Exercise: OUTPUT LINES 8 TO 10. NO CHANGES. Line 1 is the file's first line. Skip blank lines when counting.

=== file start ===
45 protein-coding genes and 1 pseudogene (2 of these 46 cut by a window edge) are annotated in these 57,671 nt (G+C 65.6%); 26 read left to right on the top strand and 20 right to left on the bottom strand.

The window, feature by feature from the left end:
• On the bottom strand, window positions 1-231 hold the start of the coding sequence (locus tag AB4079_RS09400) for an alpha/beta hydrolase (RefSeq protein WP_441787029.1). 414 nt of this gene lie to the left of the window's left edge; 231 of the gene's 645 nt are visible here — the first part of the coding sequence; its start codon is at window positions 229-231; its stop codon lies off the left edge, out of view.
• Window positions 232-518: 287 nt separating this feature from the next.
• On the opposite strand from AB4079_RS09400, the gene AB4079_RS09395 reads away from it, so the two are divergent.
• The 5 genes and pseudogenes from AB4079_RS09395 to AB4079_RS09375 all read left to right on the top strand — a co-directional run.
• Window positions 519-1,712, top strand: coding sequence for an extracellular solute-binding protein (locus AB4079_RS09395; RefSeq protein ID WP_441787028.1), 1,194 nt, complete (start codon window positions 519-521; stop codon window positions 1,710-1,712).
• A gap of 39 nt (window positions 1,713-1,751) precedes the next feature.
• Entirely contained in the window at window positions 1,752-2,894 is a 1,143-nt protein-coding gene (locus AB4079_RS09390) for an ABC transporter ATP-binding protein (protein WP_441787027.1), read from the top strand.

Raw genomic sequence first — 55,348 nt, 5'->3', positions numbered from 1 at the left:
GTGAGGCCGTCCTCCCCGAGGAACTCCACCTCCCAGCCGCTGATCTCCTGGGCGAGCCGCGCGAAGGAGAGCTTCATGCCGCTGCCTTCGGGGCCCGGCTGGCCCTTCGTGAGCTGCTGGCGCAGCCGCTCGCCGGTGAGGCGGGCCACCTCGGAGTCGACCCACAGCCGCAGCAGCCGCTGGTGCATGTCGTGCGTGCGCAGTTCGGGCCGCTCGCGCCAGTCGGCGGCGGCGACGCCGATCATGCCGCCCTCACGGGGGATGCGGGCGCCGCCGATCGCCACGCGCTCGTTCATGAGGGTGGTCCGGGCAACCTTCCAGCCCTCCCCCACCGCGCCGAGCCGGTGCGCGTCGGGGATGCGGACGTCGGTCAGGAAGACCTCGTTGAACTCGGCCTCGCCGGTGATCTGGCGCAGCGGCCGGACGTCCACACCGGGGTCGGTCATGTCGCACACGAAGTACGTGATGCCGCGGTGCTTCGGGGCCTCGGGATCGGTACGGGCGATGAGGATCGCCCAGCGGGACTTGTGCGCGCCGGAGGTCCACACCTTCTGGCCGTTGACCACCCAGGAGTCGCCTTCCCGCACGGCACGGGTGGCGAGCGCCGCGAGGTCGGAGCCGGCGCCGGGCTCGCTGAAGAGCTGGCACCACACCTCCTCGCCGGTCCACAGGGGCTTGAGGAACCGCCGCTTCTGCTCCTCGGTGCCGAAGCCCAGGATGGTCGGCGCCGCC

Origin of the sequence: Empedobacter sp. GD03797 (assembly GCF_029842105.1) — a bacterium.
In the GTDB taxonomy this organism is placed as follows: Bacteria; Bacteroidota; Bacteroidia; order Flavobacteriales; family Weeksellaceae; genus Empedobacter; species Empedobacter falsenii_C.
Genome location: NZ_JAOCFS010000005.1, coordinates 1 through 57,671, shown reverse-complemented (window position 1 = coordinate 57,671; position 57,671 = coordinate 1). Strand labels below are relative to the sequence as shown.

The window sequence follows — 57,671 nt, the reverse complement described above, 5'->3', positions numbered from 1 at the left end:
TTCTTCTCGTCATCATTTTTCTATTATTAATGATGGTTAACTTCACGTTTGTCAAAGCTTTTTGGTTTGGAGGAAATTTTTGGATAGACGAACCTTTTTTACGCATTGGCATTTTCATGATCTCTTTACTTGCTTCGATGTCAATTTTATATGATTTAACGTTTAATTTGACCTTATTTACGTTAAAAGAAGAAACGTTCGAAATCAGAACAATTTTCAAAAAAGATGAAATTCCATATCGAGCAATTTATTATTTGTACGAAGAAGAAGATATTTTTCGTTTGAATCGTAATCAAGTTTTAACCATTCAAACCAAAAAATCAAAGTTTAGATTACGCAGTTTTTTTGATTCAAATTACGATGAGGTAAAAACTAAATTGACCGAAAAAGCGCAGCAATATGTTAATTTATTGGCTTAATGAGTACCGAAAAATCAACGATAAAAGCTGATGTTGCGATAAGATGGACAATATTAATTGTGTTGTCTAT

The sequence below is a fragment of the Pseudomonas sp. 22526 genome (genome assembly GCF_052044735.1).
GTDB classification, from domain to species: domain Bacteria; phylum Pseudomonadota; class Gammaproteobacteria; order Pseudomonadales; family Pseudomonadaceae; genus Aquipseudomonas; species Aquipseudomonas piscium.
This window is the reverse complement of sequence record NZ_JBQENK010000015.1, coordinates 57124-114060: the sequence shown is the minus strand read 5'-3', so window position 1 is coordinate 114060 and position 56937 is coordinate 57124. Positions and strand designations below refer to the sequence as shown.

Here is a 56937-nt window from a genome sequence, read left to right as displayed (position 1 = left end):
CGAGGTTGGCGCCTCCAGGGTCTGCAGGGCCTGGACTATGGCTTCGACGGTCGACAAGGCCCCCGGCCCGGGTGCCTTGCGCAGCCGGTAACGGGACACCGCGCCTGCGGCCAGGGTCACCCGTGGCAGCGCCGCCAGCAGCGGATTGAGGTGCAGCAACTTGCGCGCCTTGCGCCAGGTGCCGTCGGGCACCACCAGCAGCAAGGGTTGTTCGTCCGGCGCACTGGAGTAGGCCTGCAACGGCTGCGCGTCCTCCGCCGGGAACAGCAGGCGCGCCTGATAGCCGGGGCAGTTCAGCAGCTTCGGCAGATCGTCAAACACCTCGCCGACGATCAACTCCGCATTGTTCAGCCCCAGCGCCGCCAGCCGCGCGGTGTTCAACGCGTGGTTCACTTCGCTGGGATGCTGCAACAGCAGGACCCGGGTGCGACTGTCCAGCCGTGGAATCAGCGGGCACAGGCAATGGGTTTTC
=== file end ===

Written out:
• A gap of 39 nt (window positions 1,713-1,751) precedes the next feature.
• Entirely contained in the window at window positions 1,752-2,894 is a 1,143-nt protein-coding gene (locus AB4079_RS09390) for an ABC transporter ATP-binding protein (protein WP_441787027.1), read from the top strand.

Raw genomic sequence first — 55,348 nt, 5'->3', positions numbered from 1 at the left: